PHILADELPHIA (AP) — A series of children's textbooks on Islam contains misleading and inflammatory rhetoric about the religion, inaccurately portraying its followers as inherently violent and deserving of suspicion, according to a Muslim civil liberties group.
The Pennsylvania chapter of the Council on American-Islamic Relations began what it calls a public awareness campaign Wednesday against the "World of Islam" books by Mason Crest Publishing.
"This is not about Muslims being offended," Moein Khawaja, the chapter's civil rights director, said at a news conference. "Filled with incorrect information and deception, these books are contrary to the education mission of schools and libraries."
It was not immediately clear where the series is being used, but Khawaja said complaints from council chapters across the country lead him to believe it is on bookshelves in about two dozen states.
Mason Crest partnered with the Philadelphia-based Foreign Policy Research Institute to produce the 10-book series, which is designed for ages 10 and older. Institute vice president Alan Luxenberg, who wrote a book called "Radical Islam" for the series, defended the texts.
"They're taking things out of context to paint a picture that misconstrues the meaning of the books," Luxenberg said Wednesday.
Among at least two dozen examples cited by Khawaja, the book "Muslims in America" says that "some Muslims began immigrating to the United States in order to transform American society, sometimes through the use of terrorism." Elsewhere, a picture of two smiling Muslim girls in head scarves appears on a page subtitled "Security Threats."
Khawaja asked "socially conscious people of all faiths and backgrounds, who value an objective and proper education for America's children" to check local libraries and schools for the books.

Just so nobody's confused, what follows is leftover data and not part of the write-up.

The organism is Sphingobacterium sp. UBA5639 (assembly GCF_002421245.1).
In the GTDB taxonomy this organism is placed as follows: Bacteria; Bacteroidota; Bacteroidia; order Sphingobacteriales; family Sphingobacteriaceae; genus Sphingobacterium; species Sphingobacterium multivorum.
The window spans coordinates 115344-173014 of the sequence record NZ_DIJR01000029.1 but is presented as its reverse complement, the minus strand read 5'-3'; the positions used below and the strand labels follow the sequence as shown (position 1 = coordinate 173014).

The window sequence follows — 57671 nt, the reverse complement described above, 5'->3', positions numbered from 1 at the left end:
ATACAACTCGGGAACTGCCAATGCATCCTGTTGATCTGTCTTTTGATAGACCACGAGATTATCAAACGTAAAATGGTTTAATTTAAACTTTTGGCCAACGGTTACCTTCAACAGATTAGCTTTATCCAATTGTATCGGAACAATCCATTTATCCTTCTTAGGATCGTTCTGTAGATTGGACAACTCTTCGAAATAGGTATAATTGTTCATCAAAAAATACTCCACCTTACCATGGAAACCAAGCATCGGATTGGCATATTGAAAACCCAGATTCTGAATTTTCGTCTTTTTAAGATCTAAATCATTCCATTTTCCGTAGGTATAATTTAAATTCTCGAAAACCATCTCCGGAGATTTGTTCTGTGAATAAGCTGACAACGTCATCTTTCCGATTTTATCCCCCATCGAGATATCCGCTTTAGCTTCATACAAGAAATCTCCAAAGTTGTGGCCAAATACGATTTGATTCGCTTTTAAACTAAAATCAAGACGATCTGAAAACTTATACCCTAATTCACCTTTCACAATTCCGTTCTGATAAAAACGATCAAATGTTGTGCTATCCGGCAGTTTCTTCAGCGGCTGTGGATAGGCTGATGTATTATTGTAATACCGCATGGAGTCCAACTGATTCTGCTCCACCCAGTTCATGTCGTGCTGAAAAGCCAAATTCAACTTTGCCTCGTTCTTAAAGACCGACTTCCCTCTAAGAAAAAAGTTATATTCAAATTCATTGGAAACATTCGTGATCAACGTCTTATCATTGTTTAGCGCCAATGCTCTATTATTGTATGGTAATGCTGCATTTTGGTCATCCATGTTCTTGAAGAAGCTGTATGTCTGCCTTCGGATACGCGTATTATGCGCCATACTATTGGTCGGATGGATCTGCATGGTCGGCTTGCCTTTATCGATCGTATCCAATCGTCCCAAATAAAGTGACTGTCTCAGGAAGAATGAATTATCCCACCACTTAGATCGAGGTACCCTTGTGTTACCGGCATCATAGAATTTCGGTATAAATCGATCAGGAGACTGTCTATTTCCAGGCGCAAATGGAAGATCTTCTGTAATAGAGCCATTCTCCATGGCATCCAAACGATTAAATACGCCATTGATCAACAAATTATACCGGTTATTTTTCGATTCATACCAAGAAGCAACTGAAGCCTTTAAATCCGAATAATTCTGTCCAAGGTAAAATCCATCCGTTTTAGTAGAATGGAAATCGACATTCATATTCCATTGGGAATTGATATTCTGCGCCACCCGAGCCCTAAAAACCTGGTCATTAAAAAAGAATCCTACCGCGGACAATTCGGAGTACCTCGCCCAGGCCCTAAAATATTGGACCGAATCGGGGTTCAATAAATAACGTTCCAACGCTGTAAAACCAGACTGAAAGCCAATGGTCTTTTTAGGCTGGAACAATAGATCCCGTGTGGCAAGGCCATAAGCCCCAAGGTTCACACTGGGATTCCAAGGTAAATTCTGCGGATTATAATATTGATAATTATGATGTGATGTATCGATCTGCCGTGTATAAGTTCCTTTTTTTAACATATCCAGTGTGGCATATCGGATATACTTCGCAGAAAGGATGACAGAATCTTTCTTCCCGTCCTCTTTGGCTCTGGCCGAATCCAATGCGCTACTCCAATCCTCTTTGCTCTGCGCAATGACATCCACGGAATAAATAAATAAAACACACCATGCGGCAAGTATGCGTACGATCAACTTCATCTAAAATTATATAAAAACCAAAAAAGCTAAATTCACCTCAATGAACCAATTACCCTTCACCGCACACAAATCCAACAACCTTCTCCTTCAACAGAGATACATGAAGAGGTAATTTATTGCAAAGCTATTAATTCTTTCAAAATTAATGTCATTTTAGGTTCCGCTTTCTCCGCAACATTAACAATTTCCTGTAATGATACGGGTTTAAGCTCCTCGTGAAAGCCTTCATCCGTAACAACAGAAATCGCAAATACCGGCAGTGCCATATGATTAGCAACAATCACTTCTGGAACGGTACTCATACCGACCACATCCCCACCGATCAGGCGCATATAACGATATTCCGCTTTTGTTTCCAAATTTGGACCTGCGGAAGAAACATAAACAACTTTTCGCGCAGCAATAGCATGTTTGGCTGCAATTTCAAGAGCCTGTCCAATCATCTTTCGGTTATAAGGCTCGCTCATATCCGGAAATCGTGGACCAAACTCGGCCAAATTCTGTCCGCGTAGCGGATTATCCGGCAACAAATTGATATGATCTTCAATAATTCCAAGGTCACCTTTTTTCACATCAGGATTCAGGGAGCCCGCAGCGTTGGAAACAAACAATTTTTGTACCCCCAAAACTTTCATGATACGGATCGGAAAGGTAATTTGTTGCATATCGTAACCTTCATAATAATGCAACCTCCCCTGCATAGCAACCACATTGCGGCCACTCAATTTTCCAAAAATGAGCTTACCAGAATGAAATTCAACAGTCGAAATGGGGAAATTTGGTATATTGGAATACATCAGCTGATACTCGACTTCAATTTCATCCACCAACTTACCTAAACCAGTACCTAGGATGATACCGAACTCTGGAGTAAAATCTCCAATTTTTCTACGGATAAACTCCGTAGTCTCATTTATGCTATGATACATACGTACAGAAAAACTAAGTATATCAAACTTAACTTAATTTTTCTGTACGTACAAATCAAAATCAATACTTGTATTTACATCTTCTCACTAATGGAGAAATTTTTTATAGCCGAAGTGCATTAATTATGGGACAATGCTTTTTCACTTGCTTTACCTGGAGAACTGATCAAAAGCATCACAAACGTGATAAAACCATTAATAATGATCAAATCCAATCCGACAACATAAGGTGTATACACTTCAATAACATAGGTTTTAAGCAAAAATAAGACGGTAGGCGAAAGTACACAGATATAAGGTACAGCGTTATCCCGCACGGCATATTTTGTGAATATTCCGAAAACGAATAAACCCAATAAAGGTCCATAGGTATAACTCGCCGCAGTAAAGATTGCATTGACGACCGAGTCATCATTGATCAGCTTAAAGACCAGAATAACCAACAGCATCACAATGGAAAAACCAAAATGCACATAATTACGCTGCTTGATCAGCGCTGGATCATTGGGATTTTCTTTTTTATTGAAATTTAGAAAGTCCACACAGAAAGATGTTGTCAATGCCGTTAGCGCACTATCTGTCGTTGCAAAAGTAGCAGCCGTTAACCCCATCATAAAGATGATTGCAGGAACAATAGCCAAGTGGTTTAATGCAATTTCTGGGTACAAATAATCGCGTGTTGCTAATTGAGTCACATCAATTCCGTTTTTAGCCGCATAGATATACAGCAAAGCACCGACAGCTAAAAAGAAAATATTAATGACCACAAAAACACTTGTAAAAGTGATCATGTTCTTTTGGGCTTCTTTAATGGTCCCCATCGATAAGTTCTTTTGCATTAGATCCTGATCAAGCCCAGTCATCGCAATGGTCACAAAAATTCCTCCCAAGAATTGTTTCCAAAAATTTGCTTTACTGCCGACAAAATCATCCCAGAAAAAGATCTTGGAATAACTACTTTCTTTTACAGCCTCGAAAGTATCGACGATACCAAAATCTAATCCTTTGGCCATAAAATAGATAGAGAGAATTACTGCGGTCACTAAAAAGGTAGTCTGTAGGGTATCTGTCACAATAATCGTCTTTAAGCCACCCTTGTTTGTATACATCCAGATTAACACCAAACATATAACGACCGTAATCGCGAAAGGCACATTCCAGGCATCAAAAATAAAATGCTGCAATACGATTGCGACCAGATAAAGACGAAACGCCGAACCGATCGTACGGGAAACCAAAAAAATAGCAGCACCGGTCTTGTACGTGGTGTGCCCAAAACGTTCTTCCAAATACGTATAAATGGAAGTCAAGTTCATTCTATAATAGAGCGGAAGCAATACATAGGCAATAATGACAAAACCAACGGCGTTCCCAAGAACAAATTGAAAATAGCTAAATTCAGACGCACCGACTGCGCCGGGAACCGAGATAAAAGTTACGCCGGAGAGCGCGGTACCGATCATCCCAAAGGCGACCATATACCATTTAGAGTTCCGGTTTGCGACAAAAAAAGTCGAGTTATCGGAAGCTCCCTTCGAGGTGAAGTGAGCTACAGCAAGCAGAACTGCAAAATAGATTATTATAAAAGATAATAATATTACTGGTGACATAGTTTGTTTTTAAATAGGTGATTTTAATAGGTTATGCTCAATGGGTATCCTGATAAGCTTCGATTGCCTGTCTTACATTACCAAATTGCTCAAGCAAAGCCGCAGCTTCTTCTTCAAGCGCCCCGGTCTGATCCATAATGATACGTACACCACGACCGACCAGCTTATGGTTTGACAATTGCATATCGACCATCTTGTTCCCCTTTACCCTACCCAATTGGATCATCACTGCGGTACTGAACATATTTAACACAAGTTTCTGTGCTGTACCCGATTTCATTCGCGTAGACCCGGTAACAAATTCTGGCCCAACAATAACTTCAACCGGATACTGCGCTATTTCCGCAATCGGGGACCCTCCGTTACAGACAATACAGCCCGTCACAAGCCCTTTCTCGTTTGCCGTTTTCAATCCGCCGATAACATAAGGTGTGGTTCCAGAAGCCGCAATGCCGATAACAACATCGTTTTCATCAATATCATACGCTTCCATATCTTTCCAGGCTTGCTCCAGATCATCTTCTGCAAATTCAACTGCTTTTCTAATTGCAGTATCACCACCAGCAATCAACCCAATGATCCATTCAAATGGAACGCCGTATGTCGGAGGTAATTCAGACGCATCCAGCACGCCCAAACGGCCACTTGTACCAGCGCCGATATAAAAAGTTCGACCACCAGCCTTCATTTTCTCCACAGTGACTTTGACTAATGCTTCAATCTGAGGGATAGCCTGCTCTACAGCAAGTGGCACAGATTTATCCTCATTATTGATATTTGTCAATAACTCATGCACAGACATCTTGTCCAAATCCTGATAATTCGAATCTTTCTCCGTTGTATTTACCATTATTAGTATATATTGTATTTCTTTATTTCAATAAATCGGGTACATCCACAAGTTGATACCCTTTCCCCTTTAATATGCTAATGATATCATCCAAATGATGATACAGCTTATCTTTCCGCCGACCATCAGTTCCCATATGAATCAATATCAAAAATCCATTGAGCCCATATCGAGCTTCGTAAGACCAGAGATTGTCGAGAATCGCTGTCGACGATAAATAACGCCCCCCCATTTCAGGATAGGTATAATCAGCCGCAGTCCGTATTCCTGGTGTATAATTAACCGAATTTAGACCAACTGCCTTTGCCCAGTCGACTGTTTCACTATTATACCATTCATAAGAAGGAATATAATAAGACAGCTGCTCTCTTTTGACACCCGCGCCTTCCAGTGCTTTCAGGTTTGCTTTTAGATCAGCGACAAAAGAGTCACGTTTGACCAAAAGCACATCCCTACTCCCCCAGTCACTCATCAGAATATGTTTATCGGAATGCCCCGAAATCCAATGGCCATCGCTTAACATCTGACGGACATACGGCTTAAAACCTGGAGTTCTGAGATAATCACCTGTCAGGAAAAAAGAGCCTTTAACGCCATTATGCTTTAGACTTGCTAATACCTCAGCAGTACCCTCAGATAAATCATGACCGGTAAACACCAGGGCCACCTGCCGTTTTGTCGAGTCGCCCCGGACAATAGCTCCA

If found, he suggested exchanging them for another Mason Crest series called "Introducing Islam," which he said was written in consultation with Muslim scholars and is a fair portrayal of the religion. Or, he asked people simply to donate the "better" series.
The publisher, based in the Philadelphia suburb of Broomall, did not return a request for comment.
Foreign Policy Research Institute president Harvey Sicherman said Tuesday that he is mystified by the reaction to the series, and that Khawaja's two examples are misleading.
The photo placement near the subtitle was inadvertent, he said, and the caption in no way implies the girls are security threats. The quote about Muslim immigration to America is accurate, Sicherman said.
"Well, yes, some people did come to the United States to commit terrorism, and I don't know how one can quarrel with that sentence," he said.
The institute cited several passages that it says shows there is no anti-Islamic bias in the books, including a description of Muslims as "an integral part of the American mosaic" and the statement that "the great majority (of Muslims) reject the Islamist interpretation of their religion and are horrified by the idea of living under an extremist Muslim society."
Khawaja said the problem goes beyond isolated sentences to what he described as the series' overarching anti-Muslim tone and message.
"A book isn't just a set of quotes — it's a conclusion you walk away with," Khawaja said.
He noted that a chronology in the book "Islam in Europe" starts with 1988 and lists 10 events, seven of which involve extremist Muslims participating in bombings, hijackings or other violence.
"Muslims have been in Europe for thousands of years," Khawaja said. "This is ridiculous."
Luxenberg said that while "maybe the chronology is too short," the overall book is even-handed.
"I don't think we should be labeled as anti-Islamic," he said.
Copyright 2010 The Associated Press.